More Co-Workers from Hell: Dealing with Difficult Colleagues, II

by Staff - Original publish date: January 18, 2012

Every workplace--and every department--has difficult people. In the first part of this article, you met five common difficult personality types, and learned strategies and tactics for dealing with them. In this article, Part II, you'll meet five more.

By the end of this article you'll know exactly what to do to neutralize even the most annoying of co-workers.

The Complainer

Meet Nellie Negative. Nellie constantly whines, complains, and points out the downside to every situation. Complainers distrust everyone around them, and have a knack for maligning even the best intentions of co-workers and supervisors.

Complainers are exhausting and can dampen high spirits faster than you can say "office party." They can also delay projects and other work as they argue about why something shouldn't be done, or why it shouldn't be done in a particular way.

Managing the Complainer

Most complainers possess the deadly duo of insecurity and imagination. They believe others don't value their opinions, so they exaggerate them loudly. When the complainer puts down an idea or person, don't argue. Instead, stick to the facts. Reiterate positive aspects.

The Perfectionist

Meet Peter Perfect. Peter constantly strives for perfection, and expects everyone around him to do the same. But because perfection is generally unattainable, Peter torments himself--and others around him--when his expectations aren't met.

Perfectionists constantly make changes in an effort to achieve perfect results. In addition to trying the patience of those around him, the Perfectionist can also hamper productivity.

Managing the Perfectionist

Because perfectionists tend to be indecisive, they must be given very strict parameters. It is up to co-workers and project managers to tell the Perfectionist how many rounds of changes will be allowed, as well as when final rounds of changes are due. If the Perfectionist isn't capable of walking away and calling a project finished, walk away yourself. Remember, this is the Perfectionist's hang-up, not yours.

If the Perfectionist is your boss--or if the Perfectionist tries to throw you under the bus--the situation can become more serious. In that case, you may have to discuss what's going on with that person's supervisor.

The Passive Aggressive

Meet Molly Manipulative. When Molly doesn't like a task she is asked to do at work, or doesn't agree with a situation, she'll never speak up. Instead, she'll get her point across by sulking, procrastinating, or by being sullen, stubborn, or inefficient.

The Passive Aggressive quite often manipulates you into getting what she wants through these behaviors, because if you don't react to them she acts wounded, persecuted, and portrays you as someone who is "out to get her."

Managing the Passive Aggressive

People who fit this profile have serious difficulty expressing their feelings, and when confronted with their behavior they will often sulk, give you the silent treatment, or simply walk away. The first step in dealing with a Passive Aggressive is to ignore covert manipulation, and not give in to it.

If you do confront the Passive Aggressive, focus on your feelings and not on his or her character or behaviors. Because passive aggressives feel that others are out to get them, focusing on their character or behavior will bring out passive aggressive traits even more.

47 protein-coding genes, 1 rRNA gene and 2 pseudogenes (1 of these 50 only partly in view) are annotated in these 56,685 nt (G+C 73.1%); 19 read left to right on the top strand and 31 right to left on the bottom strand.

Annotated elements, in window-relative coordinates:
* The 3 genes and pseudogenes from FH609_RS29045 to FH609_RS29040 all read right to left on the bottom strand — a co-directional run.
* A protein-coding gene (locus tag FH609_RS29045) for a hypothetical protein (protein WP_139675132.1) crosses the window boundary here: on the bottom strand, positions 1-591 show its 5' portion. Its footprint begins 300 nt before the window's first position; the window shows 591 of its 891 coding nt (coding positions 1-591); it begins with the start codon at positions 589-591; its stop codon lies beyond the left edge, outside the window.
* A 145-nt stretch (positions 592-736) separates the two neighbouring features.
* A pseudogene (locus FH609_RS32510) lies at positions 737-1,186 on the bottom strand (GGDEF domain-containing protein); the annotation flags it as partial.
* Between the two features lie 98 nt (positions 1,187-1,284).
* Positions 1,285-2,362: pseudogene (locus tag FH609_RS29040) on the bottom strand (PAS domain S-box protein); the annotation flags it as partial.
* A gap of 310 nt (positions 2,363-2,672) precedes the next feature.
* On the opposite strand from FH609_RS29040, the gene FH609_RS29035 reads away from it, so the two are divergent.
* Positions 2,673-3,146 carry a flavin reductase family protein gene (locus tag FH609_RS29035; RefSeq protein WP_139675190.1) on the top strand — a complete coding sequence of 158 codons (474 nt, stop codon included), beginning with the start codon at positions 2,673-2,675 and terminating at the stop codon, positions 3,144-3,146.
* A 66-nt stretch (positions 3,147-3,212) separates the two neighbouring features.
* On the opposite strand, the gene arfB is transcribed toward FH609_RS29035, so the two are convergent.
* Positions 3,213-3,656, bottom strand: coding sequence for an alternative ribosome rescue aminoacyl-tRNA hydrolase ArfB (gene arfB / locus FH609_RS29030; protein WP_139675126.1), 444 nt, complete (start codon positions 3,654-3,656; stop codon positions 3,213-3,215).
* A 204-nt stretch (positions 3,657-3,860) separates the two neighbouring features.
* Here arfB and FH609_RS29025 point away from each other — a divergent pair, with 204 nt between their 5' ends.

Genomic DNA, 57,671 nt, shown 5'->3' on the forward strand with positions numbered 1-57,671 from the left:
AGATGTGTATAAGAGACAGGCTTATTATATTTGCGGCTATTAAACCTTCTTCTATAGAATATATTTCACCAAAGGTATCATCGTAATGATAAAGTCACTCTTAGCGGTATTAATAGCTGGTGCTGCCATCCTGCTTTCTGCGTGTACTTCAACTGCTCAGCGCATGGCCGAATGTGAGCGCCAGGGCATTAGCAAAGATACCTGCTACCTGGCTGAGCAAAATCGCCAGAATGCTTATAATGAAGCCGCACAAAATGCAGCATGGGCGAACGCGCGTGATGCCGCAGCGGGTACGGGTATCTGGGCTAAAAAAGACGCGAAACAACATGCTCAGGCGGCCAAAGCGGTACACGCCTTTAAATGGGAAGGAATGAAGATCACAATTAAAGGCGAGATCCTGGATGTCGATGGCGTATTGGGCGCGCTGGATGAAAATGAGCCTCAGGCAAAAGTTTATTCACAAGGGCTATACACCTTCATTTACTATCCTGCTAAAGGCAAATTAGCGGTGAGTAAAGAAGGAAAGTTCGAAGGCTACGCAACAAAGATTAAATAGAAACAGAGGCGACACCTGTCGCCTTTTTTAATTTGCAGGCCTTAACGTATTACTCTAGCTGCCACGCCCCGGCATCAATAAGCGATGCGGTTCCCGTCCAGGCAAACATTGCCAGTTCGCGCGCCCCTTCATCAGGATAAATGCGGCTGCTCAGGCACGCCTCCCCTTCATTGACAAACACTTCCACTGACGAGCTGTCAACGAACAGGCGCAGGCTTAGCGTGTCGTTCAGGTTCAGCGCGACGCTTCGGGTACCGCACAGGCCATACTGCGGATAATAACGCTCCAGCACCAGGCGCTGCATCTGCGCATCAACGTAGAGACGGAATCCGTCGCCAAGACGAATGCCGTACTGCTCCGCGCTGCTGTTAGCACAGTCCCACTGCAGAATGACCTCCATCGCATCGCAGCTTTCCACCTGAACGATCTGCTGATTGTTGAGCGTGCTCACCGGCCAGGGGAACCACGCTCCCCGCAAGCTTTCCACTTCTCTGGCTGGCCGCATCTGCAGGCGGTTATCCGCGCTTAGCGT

The Credit Grabber

Meet Thaddeus Thief. Thaddeus is an ambitious fellow who is quick to grab credit wherever and whenever he can. He undermines the help of others, or doesn't mention it at all.

The Credit Grabber is a particularly dangerous difficult personality, because he creates a suspicious atmosphere at work in which people are not willing to share their ideas, thoughts, or work.

Managing the Credit Grabber

The Credit Grabber thrives on being the center of attention, so simply don't allow him to be. The next time he takes all the credit or praise for a job well done, quietly call him out by mentioning how others contributed to the success.

Don't be confrontational, attack the character of the credit grabber, or brag. Simply state the facts, and then move on.  When the Credit Grabber realizes he's being revealed, he'll stop.

The Non-Team Player

Meet Louise Loner. Louise is quiet, removed, and seems apathetic toward work. While Louise doesn't cause conflict, she also doesn't contribute to the department's success.

The Non-Team Player offers no ideas, thoughts, or solutions at meetings, and tends to complete duties assigned to her with little, if any, enthusiasm. The Non-Team Player makes reaching goals very difficult because, as the adage goes, you are only as strong as your weakest link.

Managing the Non-Team Player

Never “make up” for the non-team player’s lack of performance. Instead, point out how their apathy and lack of engagement has hurt efforts. Try to engage the Non-Team Player by asking for her opinion and thoughts, and giving positive feedback when she engages.

If you discover that the Non-Team Player is really just an extremely shy individual who prefers to work alone, find valuable things for her to do that gel with their preferred approach.

No workplace is without difficult personalities. Chances are you've recognized at least a few co-workers in Parts I and II of this article. While difficult personalities are ... well ... difficult to deal with, with the right tactics they aren't impossible.

With thoughtful strategies you can manage difficult personalities, and make work a more pleasant, productive place.